It is interesting to note that, unlike the taxes designated as local revenue in 1994, the proceeds from transfers of land use rights were not classified as budget revenue because of the ad hoc nature of their occurrence and therefore did not face close fiscal monitoring by the central government. Some of the proceeds entered the extrabudgetary accounts oflocal governments, but a large portion was not even booked as such.[13] The central government did require that the proceeds from the sale of rights be included in “special government- managed funds.” But it was not until after 1999 that a small fraction of them began to show up in the local fiscal statistics on these funds. In 2000, for example, only 17% of the land sale proceeds recorded by the Ministry of Land and Resources was reported as “special government-managed funds” in the local fiscal statistics compiled by the Ministry of Finance (SYCLR 2001, 247; FSPCC2001, 387). In 2005 the percentage edged up to 21% (SYCLR2006, 177;

The Evolving Structure of Public Finance 99

Land sale proceeds as percentage equivalent of local budget revenue, 1995-2010

FIGURE 3.4 Land sale proceeds as percentage equivalent of local budget revenue, 1995-2010

Sources: FYC1996,1998,2011; SYCLR1995,1996,1997,1999, 2006, 2011.

FSPCC2006, 431). It was not until 2006 that the central government tightened monitoring and placed land sale proceeds under direct budgetary control.24 What prompted that decision was a substantial growth of such proceeds after the turn of the century,25 as can be seen from figure 3.4. There are several twists behind the pattern illustrated by the graph.

Following the 1988 amendment of the Land Administration Law, markets in land use rights began to emerge. By the end of 1992 a total of 56 billion yuan of land sale proceeds had been generated (Zou Yuchuan 1998, 164). But the pace of growth was not exceedingly fast, and administrative allocation (free of charge) remained the dominant mode of rights transfers, even after the 1994 restructuring. In 1994 the acreage of transfers of land use rights through administrative allocation was 1.85 times of that through sale. In 1999 the figure declined, but the ratio still stood at 1.2. According to the former head of the State Land Administration (Zou Yuchuan 1998), the main reason for this measured growth of the land sale market during the first decade of the law is that local governments could administratively allocate land use rights to companies that they “owned” and then rent out or sell through these companies the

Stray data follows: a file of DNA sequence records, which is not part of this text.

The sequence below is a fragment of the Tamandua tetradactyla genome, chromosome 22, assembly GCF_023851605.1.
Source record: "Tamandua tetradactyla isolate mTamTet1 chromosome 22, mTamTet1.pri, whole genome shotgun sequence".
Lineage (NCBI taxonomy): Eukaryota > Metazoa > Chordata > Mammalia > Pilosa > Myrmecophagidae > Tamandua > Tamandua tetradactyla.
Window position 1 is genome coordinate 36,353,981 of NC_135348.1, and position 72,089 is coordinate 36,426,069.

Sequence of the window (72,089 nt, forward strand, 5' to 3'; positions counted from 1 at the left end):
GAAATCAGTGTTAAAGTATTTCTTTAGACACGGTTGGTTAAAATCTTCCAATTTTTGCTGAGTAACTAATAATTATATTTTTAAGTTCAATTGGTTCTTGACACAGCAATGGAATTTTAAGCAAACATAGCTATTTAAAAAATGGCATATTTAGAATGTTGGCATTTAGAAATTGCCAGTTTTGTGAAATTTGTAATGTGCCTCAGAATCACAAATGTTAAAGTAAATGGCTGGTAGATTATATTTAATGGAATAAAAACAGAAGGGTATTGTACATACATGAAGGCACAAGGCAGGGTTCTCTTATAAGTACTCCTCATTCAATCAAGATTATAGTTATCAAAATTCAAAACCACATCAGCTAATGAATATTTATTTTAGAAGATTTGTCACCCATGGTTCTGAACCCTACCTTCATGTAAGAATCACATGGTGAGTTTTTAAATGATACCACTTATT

The percentage rose to 25% in 2006, 57% in 2007, and 93% in 2008 respectively (SYCLR 2007, 298; 2008, 311; 2009, 272; FSPCC2007, 977; FSPCC2008, 266; FSPCC2009, 321).

The absolute amount of land sale proceeds reported was 39 billion yuan in 1995; it rose to 130 billion yuan in 2001 and further to 808 billion yuan in 2006 (SLRYC1996, 164; 1999, 136; SLRYC1996; SLRYC 2007, 178).

use rights on secondary markets, for gains they could keep to themselves completely. Even for the sale of land use rights, over 90% of the transactions were conducted through an opaque arrangement called “transfer by agreement” (xieyi zhuanrang) (SYCLR 2001, 6-7), which could be easily manipulated to facilitate side payments and kickbacks, rather than open bidding or auction.

To address these problems, a second amendment to the Land Administration Law was made in 1998, which was further reinforced by a directive issued by the State Council in 2001.[14] Among the changes (which took effect in 1999) was that the scope of administrative allocation was sharply reduced and limited to certain uses, such as land uses by military and government establishments and infrastructural facilities.[15] Also, the sale of rural land (collectively owned) for urban uses now had to go through a two-step process: (1) conversion of rural land into state-owned (urban) land under city or county governments,[16] and (2) resale of the converted land on the primary market for urban land use rights.[17] These two changes made it difficult to use administrative allocation to channel urban land use rights to the secondary market or to transfer land use rights directly from rural to urban users. As a result, the market in the use of primary land assumed elevated importance for addressing the revenue concerns of local governments, and rural land requisition by local governments became the central avenue for the expansion of urban space and the main source of supply for primary land markets. The sharp rise of land sale proceeds after 1999 (figure 3.4) reflects the impact of these changes.

Table 3.4 Acreages (1,000 hectares) of different types of land use right